Even though elections are coming in November, the House must move promptly to determine whether the case requires impeachment proceedings. That decision ought to be reached before the October recess. If the decision is affirmative, initial hearings should commence after the election, as the country cannot afford to drift through a crisis of leadership until a new Congress is seated.
The New York Times
ON THE one hand, the crimes alleged are serious ones and the evidence on some is quite strong; on the other hand, this misconduct took place in the context of a subsequently dismissed civil case and would probably not, in other circumstances, have been deemed worthy of investigation or prosecution. Mr Clinton's behaviour is at the margins of impeachability - straddling the line that separates disqualifying crimes from conduct that merely mars indelibly the presidential office and the man who holds it.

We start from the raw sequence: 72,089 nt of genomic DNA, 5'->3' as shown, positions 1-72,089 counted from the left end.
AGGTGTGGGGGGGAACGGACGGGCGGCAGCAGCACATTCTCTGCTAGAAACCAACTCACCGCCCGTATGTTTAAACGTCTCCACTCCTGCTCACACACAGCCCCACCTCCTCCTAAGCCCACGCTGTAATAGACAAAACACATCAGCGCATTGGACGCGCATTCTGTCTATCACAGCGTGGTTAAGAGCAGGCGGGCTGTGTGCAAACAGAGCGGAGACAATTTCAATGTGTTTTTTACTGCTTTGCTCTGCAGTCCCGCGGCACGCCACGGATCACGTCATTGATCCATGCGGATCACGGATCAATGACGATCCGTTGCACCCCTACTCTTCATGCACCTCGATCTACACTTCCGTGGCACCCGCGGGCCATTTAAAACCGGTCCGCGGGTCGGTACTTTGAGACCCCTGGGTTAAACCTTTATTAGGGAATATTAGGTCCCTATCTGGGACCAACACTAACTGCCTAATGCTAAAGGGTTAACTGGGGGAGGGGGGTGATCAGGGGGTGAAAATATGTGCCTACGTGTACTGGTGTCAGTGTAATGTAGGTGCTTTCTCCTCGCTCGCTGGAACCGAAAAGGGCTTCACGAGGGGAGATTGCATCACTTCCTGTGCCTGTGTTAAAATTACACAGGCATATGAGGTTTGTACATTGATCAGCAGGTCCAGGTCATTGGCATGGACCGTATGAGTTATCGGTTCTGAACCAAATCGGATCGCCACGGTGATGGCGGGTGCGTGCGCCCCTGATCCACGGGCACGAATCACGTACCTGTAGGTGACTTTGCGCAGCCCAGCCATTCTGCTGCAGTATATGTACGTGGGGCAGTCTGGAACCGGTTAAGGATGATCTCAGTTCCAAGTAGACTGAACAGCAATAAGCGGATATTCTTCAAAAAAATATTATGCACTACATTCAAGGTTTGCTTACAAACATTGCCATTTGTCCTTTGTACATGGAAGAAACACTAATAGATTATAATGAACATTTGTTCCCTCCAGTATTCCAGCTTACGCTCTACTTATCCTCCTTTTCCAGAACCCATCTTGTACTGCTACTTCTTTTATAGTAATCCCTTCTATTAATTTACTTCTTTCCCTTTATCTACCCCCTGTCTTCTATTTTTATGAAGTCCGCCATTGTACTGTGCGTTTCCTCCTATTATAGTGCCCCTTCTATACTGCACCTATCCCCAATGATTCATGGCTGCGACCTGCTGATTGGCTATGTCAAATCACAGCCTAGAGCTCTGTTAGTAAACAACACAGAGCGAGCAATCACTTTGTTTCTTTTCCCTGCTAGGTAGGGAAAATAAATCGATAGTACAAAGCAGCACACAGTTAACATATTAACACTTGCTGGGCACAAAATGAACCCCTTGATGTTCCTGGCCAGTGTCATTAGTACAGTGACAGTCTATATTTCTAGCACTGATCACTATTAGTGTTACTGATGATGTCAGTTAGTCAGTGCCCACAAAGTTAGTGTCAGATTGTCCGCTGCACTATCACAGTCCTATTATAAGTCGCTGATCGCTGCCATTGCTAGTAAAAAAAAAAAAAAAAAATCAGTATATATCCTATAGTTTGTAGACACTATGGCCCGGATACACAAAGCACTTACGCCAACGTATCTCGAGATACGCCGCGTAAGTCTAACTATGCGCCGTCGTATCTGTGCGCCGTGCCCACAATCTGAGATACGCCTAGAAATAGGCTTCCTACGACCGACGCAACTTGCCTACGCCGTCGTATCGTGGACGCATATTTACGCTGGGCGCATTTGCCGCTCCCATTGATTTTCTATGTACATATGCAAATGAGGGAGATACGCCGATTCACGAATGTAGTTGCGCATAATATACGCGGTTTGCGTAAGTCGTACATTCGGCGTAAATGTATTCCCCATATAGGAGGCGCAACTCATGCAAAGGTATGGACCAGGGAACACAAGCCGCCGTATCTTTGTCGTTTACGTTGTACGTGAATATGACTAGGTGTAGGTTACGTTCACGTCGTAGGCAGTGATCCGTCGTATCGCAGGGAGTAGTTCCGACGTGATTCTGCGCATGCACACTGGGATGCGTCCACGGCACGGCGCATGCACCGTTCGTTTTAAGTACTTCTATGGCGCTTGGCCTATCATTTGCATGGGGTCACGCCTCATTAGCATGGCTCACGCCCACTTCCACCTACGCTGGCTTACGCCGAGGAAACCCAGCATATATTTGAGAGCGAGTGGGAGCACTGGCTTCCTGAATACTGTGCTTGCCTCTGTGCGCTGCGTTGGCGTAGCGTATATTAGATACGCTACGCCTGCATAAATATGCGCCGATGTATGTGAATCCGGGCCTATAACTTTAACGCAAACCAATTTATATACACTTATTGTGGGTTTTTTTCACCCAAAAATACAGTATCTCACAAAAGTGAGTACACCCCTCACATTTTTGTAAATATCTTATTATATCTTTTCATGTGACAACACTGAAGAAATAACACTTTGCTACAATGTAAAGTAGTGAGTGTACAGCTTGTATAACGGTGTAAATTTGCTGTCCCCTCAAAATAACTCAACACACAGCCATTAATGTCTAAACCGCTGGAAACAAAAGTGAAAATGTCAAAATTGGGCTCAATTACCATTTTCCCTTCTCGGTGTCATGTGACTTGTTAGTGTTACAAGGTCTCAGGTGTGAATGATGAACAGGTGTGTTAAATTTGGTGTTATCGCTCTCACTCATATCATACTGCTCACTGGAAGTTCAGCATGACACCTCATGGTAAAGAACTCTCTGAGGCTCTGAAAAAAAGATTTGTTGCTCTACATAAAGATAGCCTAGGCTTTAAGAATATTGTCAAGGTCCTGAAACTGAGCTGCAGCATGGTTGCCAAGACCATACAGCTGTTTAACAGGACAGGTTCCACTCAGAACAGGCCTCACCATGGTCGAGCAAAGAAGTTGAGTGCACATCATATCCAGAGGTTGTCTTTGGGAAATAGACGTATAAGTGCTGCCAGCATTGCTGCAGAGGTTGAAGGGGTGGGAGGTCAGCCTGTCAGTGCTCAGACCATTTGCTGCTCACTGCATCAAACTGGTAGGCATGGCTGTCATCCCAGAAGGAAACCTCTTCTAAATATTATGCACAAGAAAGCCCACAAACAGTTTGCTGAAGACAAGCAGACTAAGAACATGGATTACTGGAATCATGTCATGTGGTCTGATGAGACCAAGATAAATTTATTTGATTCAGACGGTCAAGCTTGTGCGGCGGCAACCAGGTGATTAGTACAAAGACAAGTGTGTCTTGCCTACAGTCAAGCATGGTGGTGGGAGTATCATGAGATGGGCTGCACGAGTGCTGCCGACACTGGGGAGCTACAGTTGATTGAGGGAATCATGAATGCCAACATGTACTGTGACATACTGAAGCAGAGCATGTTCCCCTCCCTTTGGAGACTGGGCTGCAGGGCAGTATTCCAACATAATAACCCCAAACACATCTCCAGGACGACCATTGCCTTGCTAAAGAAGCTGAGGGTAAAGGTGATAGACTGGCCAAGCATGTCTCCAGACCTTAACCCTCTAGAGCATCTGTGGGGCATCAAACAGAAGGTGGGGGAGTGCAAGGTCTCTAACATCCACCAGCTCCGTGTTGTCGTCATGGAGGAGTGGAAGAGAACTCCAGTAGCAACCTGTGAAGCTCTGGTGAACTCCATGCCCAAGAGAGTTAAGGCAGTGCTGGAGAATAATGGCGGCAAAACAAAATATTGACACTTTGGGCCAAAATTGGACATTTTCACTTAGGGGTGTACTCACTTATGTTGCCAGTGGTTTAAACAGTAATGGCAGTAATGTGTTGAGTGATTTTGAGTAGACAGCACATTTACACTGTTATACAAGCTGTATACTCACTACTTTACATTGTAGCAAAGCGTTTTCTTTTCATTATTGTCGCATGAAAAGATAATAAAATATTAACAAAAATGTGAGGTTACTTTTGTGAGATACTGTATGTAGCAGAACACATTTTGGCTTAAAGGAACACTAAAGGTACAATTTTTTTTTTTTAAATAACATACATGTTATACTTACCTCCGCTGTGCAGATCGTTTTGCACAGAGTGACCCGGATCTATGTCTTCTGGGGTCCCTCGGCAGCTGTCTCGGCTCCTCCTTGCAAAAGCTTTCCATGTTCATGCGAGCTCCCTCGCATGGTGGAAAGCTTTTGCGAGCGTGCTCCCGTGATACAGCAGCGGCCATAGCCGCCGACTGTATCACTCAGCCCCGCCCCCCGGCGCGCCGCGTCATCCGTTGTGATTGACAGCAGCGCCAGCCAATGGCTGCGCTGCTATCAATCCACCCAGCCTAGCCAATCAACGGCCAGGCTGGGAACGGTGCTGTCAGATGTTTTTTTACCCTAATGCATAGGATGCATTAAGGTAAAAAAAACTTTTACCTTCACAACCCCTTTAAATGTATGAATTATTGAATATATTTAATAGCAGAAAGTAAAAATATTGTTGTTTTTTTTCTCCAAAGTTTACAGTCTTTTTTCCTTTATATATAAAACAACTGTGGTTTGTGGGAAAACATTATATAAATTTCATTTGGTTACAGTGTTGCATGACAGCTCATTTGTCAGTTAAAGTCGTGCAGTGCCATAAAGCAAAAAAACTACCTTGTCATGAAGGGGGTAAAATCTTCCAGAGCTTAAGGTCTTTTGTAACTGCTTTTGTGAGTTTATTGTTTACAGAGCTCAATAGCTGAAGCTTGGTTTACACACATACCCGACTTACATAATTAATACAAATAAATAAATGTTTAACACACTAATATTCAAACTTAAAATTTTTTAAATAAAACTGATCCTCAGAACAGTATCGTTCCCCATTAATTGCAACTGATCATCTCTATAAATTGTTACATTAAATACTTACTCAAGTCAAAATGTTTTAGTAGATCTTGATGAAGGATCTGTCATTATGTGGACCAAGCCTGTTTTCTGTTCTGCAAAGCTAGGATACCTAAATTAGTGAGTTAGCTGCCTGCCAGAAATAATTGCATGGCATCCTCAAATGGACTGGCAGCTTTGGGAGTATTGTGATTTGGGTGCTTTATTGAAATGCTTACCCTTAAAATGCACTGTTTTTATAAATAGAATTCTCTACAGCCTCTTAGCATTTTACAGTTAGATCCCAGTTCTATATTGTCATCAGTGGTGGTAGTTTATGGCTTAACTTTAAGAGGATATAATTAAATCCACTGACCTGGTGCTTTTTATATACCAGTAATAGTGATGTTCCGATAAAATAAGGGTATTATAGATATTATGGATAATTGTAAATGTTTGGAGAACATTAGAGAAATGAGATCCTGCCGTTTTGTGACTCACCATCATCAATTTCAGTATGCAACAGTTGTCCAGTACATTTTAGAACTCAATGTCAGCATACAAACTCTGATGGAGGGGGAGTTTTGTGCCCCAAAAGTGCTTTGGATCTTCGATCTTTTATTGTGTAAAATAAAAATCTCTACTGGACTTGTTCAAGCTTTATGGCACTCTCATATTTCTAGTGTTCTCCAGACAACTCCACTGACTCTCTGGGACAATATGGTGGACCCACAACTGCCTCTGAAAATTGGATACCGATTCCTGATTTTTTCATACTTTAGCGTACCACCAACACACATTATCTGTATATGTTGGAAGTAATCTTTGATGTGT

The Washington Post
Bill Clinton's presidency ended yesterday afternoon on the World Wide Web. He has disgraced himself and the high office that it was his privilege to hold.
His political support will collapse in the coming days, and, like a puppet cut loose from its strings, he will fall in a heap on the floor. The consequences for the country of his being allowed to continue in office are simply unacceptable.
We cannot abide another two-and-a-half years of explaining to our children why gross misconduct goes unpunished. We cannot abide another two-and- a-half years of explaining to ourselves why integrity and character do not matter.
We cannot abide another two-and-a-half years of shameless and faithless presidential leadership. Bill Clinton will leave office soon because he was and is unworthy of our trust. The sooner it happens, the better everyone will feel.
The Boston GlobeReuse content